Sunday, October 23, 2016
Iberian Discovery - Part 9
We began this day with a drive to Cordoba. Along the way we passed millions of olive trees and several old Muslim forts occupying hilltops above small towns. Here is one such ancient fort with olive trees in the foreground.
Granada, our previous destination, means pomegranate in Spanish. At a rest area we saw this pomegranate tree.
The rest area also had posters advertising bull fights. Imposing, determined looking toreadors contemplated their horned opponents.
Upon arrival in Cordoba we were too early to check in to our hotel rooms. So we left our luggage in a protected lobby and headed out to get lunch. Just before entering the gate in the first picture below we walked past a statue of Seneca who was born in Cordoba. The city wall extended for some distance as you can see in the second image below.
Lunch was a variety of tapas in a small restaurant decorated with bull fighting memorabilia.
After lunch we walked through narrow streets towards the Alcazar de Los Reyes Cristianos passing a lovely entrance hall on the way.
The walls of the Alcazar de Los Reyes Cristianos were mighty. This fort was constructed in about 1328 by King Alfonso XI. It served as the royal residence when Christian kings stayed in Cordoba. In 1482 the Alcazar became headquarters for the Inquisition in Cordoba.
Just outside the Alcazar entrance gate a jovial artist captivated our group with small portraits done quickly with fingers on glass.
This imposing statue near the entrance is Alfonso X who first ordered the construction of the Alcazar which was later completed by Alfonso XI.
During its long history Cordoba was once a Roman city. It was conquered by Romans in 206 BCE. In 1959 a set of Roman floor mosaics were discovered under Cordoba's Corredera Square. They date from the 2nd and 3rd century AD and were once part of a Roman mansion. Now they are displayed on walls inside the Alcazar. Two examples are shown below.
Lovely gardens were associated with the Alcazar.
Statues of Ferdinand, Isabella, and Columbus were prominent in the garden.
As we left the Alcazar we passed this fruit-laden date palm.
Some approximation of religious tolerance existed for a time in Cordoba when three major religions lived together relatively peacefully during the 11th and 12th centuries. There was a significant Jewish presence in Cordoba, and this street, the Calle de Los Judios, was the location of a synagogue.
Embedded in the street were markers with Hebrew characters signifying Sephardic Jews.
The surviving synagogue was built in 1315. Its interior walls with Hebrew inscriptions are seen below.
Our next stop was the Mosque/Cathedral of Cordoba where we first encountered this imposing bell tower.
The entrance gate under the bell tower is the Puerta del Perdon where we saw the first example of blended Muslim and Christian symbols. The bell tower base was originally a minaret.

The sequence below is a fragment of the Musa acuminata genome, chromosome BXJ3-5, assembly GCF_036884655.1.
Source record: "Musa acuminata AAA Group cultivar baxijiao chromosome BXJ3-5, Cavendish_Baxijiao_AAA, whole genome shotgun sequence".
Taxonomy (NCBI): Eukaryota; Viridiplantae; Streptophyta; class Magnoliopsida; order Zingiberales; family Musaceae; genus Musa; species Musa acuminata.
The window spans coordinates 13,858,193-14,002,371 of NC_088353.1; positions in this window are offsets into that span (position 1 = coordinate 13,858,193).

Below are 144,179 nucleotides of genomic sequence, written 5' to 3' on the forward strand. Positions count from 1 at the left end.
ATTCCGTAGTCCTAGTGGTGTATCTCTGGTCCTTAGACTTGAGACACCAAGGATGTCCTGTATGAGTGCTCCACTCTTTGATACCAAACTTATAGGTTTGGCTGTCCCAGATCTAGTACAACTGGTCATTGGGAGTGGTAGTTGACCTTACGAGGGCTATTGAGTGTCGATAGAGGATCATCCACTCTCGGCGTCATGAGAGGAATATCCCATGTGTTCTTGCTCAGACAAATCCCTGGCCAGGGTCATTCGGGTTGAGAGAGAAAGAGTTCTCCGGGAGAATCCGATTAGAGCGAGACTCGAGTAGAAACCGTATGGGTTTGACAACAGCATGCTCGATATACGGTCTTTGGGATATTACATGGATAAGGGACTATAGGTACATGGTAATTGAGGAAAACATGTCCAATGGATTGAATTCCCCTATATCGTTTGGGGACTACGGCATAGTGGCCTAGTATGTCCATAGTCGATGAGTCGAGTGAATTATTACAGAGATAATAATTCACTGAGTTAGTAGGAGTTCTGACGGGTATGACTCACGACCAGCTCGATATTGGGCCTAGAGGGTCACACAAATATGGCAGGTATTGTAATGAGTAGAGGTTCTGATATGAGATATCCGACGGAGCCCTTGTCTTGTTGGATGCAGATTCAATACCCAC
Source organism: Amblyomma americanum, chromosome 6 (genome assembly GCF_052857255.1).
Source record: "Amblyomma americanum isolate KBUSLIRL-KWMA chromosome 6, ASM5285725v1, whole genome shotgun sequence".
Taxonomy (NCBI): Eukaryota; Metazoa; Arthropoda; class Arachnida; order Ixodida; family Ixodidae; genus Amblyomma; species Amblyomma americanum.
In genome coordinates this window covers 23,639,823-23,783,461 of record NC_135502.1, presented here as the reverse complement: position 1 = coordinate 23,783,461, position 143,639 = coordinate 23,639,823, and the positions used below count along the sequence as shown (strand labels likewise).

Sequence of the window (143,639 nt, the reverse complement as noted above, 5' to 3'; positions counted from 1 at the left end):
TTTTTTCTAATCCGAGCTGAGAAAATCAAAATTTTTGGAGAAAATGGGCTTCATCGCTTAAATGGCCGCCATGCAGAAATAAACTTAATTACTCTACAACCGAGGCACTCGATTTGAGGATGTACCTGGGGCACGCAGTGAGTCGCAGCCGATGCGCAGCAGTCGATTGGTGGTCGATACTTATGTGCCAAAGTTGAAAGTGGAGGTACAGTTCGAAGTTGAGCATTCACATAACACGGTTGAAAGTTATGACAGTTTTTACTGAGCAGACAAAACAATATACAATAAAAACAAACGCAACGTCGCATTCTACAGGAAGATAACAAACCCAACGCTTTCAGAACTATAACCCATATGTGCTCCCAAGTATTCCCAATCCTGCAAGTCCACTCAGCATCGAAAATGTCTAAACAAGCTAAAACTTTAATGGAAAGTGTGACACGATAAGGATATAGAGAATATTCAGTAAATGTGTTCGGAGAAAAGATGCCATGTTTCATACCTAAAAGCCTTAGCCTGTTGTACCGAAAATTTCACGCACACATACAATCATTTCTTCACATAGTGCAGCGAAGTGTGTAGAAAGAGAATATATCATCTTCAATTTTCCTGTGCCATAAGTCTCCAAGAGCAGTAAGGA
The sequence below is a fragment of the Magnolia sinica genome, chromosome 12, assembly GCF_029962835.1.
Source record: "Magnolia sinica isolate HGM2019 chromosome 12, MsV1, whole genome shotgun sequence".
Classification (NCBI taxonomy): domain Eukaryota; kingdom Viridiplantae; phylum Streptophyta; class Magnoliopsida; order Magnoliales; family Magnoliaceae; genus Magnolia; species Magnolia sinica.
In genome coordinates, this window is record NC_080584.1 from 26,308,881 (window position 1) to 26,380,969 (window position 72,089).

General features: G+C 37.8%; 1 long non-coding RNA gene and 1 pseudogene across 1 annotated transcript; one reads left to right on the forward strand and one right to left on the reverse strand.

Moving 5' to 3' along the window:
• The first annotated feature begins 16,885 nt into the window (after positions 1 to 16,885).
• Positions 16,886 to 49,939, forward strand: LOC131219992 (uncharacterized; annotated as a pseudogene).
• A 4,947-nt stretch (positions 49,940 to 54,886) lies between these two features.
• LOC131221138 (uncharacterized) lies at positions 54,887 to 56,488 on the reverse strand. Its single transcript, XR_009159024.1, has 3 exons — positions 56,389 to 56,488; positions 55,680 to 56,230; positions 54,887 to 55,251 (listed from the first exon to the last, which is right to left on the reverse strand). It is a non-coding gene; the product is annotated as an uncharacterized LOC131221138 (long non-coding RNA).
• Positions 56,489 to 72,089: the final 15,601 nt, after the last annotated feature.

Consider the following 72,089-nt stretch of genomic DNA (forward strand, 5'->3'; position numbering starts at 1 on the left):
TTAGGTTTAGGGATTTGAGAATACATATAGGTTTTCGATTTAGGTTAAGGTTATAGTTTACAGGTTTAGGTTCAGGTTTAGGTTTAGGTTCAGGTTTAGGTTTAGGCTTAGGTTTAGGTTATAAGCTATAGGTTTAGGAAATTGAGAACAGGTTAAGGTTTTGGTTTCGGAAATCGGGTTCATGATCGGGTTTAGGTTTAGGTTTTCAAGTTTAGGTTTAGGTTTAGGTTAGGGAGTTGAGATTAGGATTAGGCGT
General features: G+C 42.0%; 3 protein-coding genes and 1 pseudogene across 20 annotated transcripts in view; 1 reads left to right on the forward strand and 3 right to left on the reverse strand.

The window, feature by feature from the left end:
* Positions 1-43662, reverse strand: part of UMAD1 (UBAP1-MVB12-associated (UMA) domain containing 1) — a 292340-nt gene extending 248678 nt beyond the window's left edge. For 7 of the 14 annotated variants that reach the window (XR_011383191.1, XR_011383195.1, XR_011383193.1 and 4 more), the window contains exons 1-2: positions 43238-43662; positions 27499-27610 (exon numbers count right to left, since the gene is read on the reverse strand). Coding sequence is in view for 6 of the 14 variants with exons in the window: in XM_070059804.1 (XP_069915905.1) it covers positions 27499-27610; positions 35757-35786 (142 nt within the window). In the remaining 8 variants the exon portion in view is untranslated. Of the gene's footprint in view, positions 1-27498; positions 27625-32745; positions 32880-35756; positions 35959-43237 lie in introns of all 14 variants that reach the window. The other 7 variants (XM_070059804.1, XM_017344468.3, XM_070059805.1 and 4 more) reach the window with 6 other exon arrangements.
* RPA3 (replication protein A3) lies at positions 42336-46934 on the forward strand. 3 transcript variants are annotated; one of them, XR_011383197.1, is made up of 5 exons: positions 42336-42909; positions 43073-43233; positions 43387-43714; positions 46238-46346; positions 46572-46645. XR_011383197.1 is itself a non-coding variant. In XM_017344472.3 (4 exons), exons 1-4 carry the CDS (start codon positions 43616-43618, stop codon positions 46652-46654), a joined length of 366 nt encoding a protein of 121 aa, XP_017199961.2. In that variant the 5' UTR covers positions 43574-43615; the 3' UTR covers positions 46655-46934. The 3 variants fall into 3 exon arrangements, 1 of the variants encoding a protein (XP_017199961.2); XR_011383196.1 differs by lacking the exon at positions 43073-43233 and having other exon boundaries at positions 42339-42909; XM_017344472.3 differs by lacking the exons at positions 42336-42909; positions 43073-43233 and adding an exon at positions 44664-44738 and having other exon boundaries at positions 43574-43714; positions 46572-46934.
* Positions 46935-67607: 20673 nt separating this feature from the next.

A beautiful ceiling attracted my attention overhead as we walked under the entrance arches.
A short walk through an interior courtyard, The Orange Tree Courtyard, brought us inside the Mosque/Cathedral itself. My initial reaction to the breathtaking interior was, "Whoa!" The immense forest of columns and colorful arches built in 785 seemed to extend to infinity. Many of the columns are recycled ancient Roman columns. Once again, single photos fail to capture the vast beauty in this building.
A fascinating blend of Muslim and Christian architecture was on display in several locations.
Once again, my head was spinning trying to see incredible sights in all directions. I left the local guide to wander around on my own.
As pointed out by the local guide, it was obvious how conquering Christians had purposely inserted a Christian cathedral right in the heart of the Muslim mosque.
After seeing the glorious Mosque/Cathedral we strolled back to the hotel wandering through streets of Cordoba. On the way we passed this attractive ceramic display.
I was happy to sit for a while in our hotel room, but energetic C went for a run in this park very near the hotel.
Tonight our late dinner consisted of oxtail, complete with intact tail bones! It was surprisingly tender and delicious. Tomorrow we head for our last stop, Madrid.
People say I'm crazy doing what I'm doing
Well they give me all kinds of warnings to save me from ruin
When I say that I'm o.k. well they look at me kind of strange
Surely you're not happy now you no longer play the game
People say I'm lazy dreaming my life away
Well they give me all kinds of advice designed to enlighten me
When I tell them that I'm doing fine watching shadows on the wall
Don't you miss the big time boy you're no longer on the ball
I'm just sitting here watching the wheels go round and round
I really love to watch them roll
No longer riding on the merry-go-round
I just had to let it go